CLEVELAND -- In the central Ohio town of London, an independent pharmacy was absorbed by a national chain because, says Rep. Sherrod Brown, the pharmacy could not afford the staff needed to decipher for customers the new prescription drug entitlement that Brown voted against because the Bush administration ``let the drug companies write it." Brown, whose district is in the western portion of the Cleveland-Akron-Canton metropolitan area where nearly one-third of Ohio voters live, voted against authorizing the use of force in Iraq, against the Bush tax cuts, against drilling in ANWR, and against school choice for 2,700 District of Columbia children. If Democrats are to recapture the Senate this year, Brown probably must defeat Sen. Mike DeWine in this state that secured President Bush's re-election when, late on election night, it turned red.
Brown, a political lifer, was elected to the state Legislature a year after graduating from Yale. He ran statewide at age 29, becoming secretary of state, and has been elected to the U.S. House seven times. DeWine, after four terms in the House, won a Senate seat in a Republican's dream year, 1994. But now fate has dealt him a ghastly hand.
Senators seeking a third term have 12 years of Senate votes to justify to voters. DeWine is seeking a third term in an inhospitable environment -- the middle of the second term of an incumbent president of his own party. That is when the electorate often experiences ``the six-year itch," the desire to reshuffle the political deck. A recent national ``generic" poll -- do voters generally prefer to vote for a Democrat or Republican for Congress? -- found a staggering 16-point advantage for the Democrats. The redistricting done for incumbent-protection after the 2000 Census may have made the House almost impervious to the itch -- nationally, at most 35 of 435 House races are currently considered competitive -- so voters might vent their restlessness in Senate elections. And ``restless" hardly describes Ohio's dyspeptic mood regarding its Republicans, who hold all statewide offices. Scandals and tax increases drove Gov. Bob Taft's approval rating in one poll to six. He has bounced all the way back to 16. Richard Nixon's job approval rating was 24 on the eve of his resignation.
Republicans, who revere markets, should fear that the political market is working in some states -- that Democrats are adapting to market signals. In Pennsylvania, the Democrats' likely Senate candidate, Bob Casey, is pro-life, and currently has a 10-point lead over Sen. Rick Santorum, who is seeking a third term.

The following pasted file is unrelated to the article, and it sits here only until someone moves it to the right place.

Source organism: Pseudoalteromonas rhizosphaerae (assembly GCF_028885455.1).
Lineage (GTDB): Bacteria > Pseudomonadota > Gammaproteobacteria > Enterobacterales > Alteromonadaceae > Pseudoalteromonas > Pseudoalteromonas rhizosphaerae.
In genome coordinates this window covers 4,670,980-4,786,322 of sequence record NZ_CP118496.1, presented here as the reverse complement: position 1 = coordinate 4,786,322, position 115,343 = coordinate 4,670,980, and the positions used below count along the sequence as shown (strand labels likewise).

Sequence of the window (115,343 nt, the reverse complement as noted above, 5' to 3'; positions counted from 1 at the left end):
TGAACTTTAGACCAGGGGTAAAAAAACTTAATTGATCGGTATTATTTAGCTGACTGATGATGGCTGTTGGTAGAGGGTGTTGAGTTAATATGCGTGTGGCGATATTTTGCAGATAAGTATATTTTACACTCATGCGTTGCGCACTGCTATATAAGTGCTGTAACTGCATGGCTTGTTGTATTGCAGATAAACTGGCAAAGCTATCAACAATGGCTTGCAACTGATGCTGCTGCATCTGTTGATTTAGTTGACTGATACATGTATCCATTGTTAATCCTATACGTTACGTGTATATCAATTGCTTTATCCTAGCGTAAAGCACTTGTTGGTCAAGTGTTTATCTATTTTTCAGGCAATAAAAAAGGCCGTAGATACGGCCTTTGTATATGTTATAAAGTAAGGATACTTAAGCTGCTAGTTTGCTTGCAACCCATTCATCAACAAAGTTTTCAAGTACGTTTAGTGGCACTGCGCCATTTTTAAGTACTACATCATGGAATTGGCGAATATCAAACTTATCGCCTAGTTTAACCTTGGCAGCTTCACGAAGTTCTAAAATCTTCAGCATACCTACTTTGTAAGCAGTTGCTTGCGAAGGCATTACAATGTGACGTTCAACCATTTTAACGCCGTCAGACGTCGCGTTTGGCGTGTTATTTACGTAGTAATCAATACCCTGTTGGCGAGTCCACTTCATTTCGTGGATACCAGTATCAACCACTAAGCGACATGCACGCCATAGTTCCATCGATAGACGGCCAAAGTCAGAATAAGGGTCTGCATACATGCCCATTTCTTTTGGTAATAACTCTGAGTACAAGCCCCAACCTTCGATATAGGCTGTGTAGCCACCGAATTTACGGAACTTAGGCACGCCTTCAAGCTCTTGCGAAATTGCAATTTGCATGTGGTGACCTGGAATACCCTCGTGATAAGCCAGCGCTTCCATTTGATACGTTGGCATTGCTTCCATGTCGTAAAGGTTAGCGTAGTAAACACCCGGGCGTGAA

Brown, whose career voting record is, according to the American Conservative Union, more liberal than another Cleveland area congressman, Dennis Kucinich, makes scant concession to conservatism, cultural or economic. He opposes bans on same sex marriage (DeWine also opposed the ban that Ohio voters overwhelmingly passed in 2004), human cloning and partial-birth abortion. But he does favor a line-item veto and a constitutional amendment to require a balanced federal budget. That amendment, which would constitutionalize fiscal policy, is a terrible idea but a convenient gesture by Brown, who knows it is going nowhere. Besides, in 1992 his district was one of the nation's strongest for Ross Perot, giving him 27 percent.
Brown is a harbinger of a momentous, and ominous, aspect of the 2008 presidential election: For the first time in living memory, one of the major parties -- Brown's -- will be essentially hostile to free trade, the foundation of today's prosperity. The Democratic Party's protectionism operates under the dissimulating label of ``fair trade."
A serious student of trade policy, Brown notes that the trade deficit for all of 1992 was $39 billion, but was $724 billion last year and $68 billion just for January 2006. He wants U.S. trade policy to force ``stronger labor and environmental standards" in less-developed nations. He says the point is to ``bring up their living standards." Oh, please. The primary point is to reduce the competitive advantages of nations with lower labor costs and lighter environmental regulations -- nations that many Ohioans believe have caused their state to lose 222,800 manufacturing jobs in the last 10 years.
DeWine, one of only four senators who supported John McCain in 2000, is a moderate conservative with an independent streak -- for example, he has repeatedly voted against drilling in ANWR. This may be enough to annoy some conservatives without being sufficient to distance him from the state Republican shambles. We shall find out late on Election Night when, as usual, the nation will be watching Ohio.